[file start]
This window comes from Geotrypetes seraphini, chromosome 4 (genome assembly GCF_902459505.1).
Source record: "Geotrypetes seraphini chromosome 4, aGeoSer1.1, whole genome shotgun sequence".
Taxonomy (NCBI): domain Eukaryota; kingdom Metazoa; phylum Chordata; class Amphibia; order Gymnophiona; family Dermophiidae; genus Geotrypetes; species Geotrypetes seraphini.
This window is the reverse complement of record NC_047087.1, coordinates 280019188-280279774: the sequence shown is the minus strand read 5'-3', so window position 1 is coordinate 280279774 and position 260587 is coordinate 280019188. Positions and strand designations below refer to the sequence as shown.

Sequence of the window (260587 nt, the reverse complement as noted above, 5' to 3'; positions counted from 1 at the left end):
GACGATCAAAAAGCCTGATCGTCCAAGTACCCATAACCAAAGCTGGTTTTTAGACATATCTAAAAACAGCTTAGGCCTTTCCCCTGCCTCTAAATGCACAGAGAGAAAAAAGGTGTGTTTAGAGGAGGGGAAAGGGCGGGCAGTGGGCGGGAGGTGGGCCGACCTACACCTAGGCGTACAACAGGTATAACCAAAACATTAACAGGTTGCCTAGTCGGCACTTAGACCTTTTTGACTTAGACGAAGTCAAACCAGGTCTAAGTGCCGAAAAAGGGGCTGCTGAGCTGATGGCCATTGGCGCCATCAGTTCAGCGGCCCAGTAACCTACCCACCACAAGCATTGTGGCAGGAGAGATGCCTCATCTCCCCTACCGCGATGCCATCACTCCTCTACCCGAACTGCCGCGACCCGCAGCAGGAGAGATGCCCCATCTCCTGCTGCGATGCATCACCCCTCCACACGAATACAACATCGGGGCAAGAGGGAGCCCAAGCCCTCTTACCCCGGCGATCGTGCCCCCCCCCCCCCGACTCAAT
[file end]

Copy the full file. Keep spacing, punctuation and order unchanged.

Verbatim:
This window comes from Geotrypetes seraphini, chromosome 4 (genome assembly GCF_902459505.1).
Source record: "Geotrypetes seraphini chromosome 4, aGeoSer1.1, whole genome shotgun sequence".
Taxonomy (NCBI): domain Eukaryota; kingdom Metazoa; phylum Chordata; class Amphibia; order Gymnophiona; family Dermophiidae; genus Geotrypetes; species Geotrypetes seraphini.
This window is the reverse complement of record NC_047087.1, coordinates 280019188-280279774: the sequence shown is the minus strand read 5'-3', so window position 1 is coordinate 280279774 and position 260587 is coordinate 280019188. Positions and strand designations below refer to the sequence as shown.

Sequence of the window (260587 nt, the reverse complement as noted above, 5' to 3'; positions counted from 1 at the left end):
GACGATCAAAAAGCCTGATCGTCCAAGTACCCATAACCAAAGCTGGTTTTTAGACATATCTAAAAACAGCTTAGGCCTTTCCCCTGCCTCTAAATGCACAGAGAGAAAAAAGGTGTGTTTAGAGGAGGGGAAAGGGCGGGCAGTGGGCGGGAGGTGGGCCGACCTACACCTAGGCGTACAACAGGTATAACCAAAACATTAACAGGTTGCCTAGTCGGCACTTAGACCTTTTTGACTTAGACGAAGTCAAACCAGGTCTAAGTGCCGAAAAAGGGGCTGCTGAGCTGATGGCCATTGGCGCCATCAGTTCAGCGGCCCAGTAACCTACCCACCACAAGCATTGTGGCAGGAGAGATGCCTCATCTCCCCTACCGCGATGCCATCACTCCTCTACCCGAACTGCCGCGACCCGCAGCAGGAGAGATGCCCCATCTCCTGCTGCGATGCATCACCCCTCCACACGAATACAACATCGGGGCAAGAGGGAGCCCAAGCCCTCTTACCCCGGCGATCGTGCCCCCCCCCCCCCGACTCAAT